t is currently illegal to carry a firearm into the Platte County Administration Building. A sign at the building’s entrance clearly marks the policy that is backed up by a county ordinance.
The Platte County Commission is studying the possibility of changing that. The process is in the fact-gathering stage.
John Elliott, second district, said Monday he wants to gather information and input to begin discussion on allowing legal carry–including both open carry and concealed carry–of firearms into the county administrative complex and certain other county-owned buidings.
The Platte County Administration Building is located behind the Platte County Courthouse in downtown Platte City.
Elliott said Sunday’s most recent mass shooting, which took place at a church in south Texas, prompted him to open the topic up for discussion.
“We’ll want to visit with the sheriff and the prosecutor to find out what rules are, what you can do and what you can’t do. We’ll get all the information and have it all in front of us to figure out what the plan is going to be,” Elliott said.
“We’re not going to be able to (prevent) what happened yesterday,” he said, referring to a shooting the type of what happened in Texas, which left more than two dozen people dead. “We’re only going to be able to stop it after it starts.”
Elliott mentioned the proposal in his comments at the end of Monday’s regular county commission session, and then brought the matter up to a group of fellow elected officials who serve on the Platte County Salary Commission after the salary commission meeting had adjourned. The two other commissioners left the room prior to Elliott’s talk with the other officeholders, since a discussion had not been posted as a meeting on the commission’s schedule.
He asked the officeholders to put some thought into the idea and pass along any opinions or recommendations to the commissioners.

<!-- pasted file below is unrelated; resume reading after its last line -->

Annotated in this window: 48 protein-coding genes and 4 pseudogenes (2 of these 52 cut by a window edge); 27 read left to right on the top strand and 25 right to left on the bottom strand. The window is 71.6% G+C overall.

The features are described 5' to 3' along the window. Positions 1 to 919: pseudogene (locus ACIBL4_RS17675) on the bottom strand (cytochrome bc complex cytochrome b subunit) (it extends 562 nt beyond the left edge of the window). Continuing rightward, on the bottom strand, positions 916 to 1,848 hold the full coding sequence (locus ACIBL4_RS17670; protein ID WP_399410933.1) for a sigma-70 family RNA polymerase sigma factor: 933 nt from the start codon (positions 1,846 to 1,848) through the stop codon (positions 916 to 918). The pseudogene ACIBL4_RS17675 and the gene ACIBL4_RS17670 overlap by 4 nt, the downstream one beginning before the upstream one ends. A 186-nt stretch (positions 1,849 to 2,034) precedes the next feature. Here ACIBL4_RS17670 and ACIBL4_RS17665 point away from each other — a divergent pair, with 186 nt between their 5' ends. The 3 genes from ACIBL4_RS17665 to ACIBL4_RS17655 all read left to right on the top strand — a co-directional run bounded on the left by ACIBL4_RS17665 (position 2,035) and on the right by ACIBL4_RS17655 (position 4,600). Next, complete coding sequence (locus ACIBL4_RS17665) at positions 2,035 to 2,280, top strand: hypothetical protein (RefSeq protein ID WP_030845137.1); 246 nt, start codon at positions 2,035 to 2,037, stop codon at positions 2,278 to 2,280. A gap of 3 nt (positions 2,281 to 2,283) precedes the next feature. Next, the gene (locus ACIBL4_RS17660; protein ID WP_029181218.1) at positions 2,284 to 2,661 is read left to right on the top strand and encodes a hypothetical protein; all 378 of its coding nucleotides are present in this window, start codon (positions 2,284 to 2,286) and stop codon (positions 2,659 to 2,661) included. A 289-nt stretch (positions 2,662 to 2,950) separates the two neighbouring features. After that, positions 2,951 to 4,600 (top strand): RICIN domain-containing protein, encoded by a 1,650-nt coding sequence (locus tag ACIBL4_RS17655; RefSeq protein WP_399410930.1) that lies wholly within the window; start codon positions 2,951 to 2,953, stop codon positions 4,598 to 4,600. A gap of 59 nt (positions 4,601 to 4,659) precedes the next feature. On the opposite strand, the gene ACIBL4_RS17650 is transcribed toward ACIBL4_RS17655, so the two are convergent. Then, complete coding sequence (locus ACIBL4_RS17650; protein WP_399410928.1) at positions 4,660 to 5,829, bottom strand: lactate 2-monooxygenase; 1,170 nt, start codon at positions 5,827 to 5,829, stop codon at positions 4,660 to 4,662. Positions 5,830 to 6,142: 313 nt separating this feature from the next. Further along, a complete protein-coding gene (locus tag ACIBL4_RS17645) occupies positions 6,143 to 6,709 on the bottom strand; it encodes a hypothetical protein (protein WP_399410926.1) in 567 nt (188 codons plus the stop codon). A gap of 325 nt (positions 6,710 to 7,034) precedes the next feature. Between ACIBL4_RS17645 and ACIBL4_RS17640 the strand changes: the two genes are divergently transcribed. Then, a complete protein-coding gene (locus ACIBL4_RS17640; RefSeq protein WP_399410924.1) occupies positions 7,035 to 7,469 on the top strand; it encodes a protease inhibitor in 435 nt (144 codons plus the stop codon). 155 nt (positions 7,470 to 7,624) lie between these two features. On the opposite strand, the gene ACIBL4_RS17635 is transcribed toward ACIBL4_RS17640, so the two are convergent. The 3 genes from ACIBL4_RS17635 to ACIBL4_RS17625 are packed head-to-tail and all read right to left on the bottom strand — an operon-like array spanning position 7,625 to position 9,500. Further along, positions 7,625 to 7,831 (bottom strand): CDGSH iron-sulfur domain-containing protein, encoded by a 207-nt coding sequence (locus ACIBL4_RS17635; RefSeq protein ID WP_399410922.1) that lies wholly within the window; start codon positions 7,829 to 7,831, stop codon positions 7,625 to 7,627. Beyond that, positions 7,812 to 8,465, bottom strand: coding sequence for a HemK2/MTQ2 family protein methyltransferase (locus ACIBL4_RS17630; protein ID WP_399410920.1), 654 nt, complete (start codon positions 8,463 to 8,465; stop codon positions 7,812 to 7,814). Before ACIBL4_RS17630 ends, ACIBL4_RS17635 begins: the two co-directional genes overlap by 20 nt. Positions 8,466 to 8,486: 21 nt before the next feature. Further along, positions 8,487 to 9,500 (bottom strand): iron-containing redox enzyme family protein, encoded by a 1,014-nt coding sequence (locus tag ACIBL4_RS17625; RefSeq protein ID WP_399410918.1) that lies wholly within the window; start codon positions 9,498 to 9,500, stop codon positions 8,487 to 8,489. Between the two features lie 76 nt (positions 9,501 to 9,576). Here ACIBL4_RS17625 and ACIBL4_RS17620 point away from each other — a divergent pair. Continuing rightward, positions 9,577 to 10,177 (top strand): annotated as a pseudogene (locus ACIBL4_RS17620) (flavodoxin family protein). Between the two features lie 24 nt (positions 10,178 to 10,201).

“Society is only getting more hostile. People are only getting crazier and braver. Even if we could have a deputy at every door at every public meeting, and every door at every church and every school, that’s not going to stop it,” Elliott said.
Sheriff Mark Owen said he would do some in-depth research to help with options available to the commission.
“I’m not for or against it. I’ve always been supportive of the Second Amendment. I just want to be sure we’re right with what it is we want to do,” the sheriff added.
“And unfortunately it’s (the mass tragedies) not just firearms anymore, either. It’s rental trucks, and overseas machetes and knives. Suspects have used what’s available to them to get in around the security measures,” Owen remarked.
The sheriff pointed out officeholders will want to consider whether they want to allow their staff members to carry a gun.
The sheriff pointed out if open carry is allowed in the administration building it still would be prohibited in the adjoining courthouse. Authorities would need to make it clear to members of the public who carry a firearm into the administration building that the weapon is still not allowed in the courthouse if they are headed to that building to pay a fine or conduct other business.